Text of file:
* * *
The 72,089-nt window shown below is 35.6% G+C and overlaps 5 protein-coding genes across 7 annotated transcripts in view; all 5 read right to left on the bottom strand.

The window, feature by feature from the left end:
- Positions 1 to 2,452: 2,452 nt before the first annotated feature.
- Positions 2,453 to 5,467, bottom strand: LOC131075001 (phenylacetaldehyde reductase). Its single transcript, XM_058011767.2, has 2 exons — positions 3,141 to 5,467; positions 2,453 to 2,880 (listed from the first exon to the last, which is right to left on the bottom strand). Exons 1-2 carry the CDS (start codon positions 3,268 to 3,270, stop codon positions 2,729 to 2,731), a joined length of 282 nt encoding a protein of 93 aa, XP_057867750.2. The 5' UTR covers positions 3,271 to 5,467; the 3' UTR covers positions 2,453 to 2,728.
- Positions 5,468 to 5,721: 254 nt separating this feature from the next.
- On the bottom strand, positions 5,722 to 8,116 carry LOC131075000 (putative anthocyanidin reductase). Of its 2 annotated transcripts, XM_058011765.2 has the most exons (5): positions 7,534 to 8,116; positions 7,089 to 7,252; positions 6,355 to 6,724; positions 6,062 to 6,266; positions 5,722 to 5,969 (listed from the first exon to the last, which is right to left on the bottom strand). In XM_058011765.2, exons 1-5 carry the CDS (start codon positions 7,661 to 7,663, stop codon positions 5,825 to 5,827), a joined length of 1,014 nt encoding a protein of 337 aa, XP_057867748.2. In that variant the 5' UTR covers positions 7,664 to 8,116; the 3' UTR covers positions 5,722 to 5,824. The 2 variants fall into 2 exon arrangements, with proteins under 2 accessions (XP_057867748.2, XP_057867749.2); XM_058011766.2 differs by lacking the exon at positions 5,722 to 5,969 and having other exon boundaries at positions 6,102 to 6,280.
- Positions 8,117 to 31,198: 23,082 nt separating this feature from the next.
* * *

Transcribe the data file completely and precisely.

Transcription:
The 72,089-nt window shown below is 35.6% G+C and overlaps 5 protein-coding genes across 7 annotated transcripts in view; all 5 read right to left on the bottom strand.

The window, feature by feature from the left end:
- Positions 1 to 2,452: 2,452 nt before the first annotated feature.
- Positions 2,453 to 5,467, bottom strand: LOC131075001 (phenylacetaldehyde reductase). Its single transcript, XM_058011767.2, has 2 exons — positions 3,141 to 5,467; positions 2,453 to 2,880 (listed from the first exon to the last, which is right to left on the bottom strand). Exons 1-2 carry the CDS (start codon positions 3,268 to 3,270, stop codon positions 2,729 to 2,731), a joined length of 282 nt encoding a protein of 93 aa, XP_057867750.2. The 5' UTR covers positions 3,271 to 5,467; the 3' UTR covers positions 2,453 to 2,728.
- Positions 5,468 to 5,721: 254 nt separating this feature from the next.
- On the bottom strand, positions 5,722 to 8,116 carry LOC131075000 (putative anthocyanidin reductase). Of its 2 annotated transcripts, XM_058011765.2 has the most exons (5): positions 7,534 to 8,116; positions 7,089 to 7,252; positions 6,355 to 6,724; positions 6,062 to 6,266; positions 5,722 to 5,969 (listed from the first exon to the last, which is right to left on the bottom strand). In XM_058011765.2, exons 1-5 carry the CDS (start codon positions 7,661 to 7,663, stop codon positions 5,825 to 5,827), a joined length of 1,014 nt encoding a protein of 337 aa, XP_057867748.2. In that variant the 5' UTR covers positions 7,664 to 8,116; the 3' UTR covers positions 5,722 to 5,824. The 2 variants fall into 2 exon arrangements, with proteins under 2 accessions (XP_057867748.2, XP_057867749.2); XM_058011766.2 differs by lacking the exon at positions 5,722 to 5,969 and having other exon boundaries at positions 6,102 to 6,280.
- Positions 8,117 to 31,198: 23,082 nt separating this feature from the next.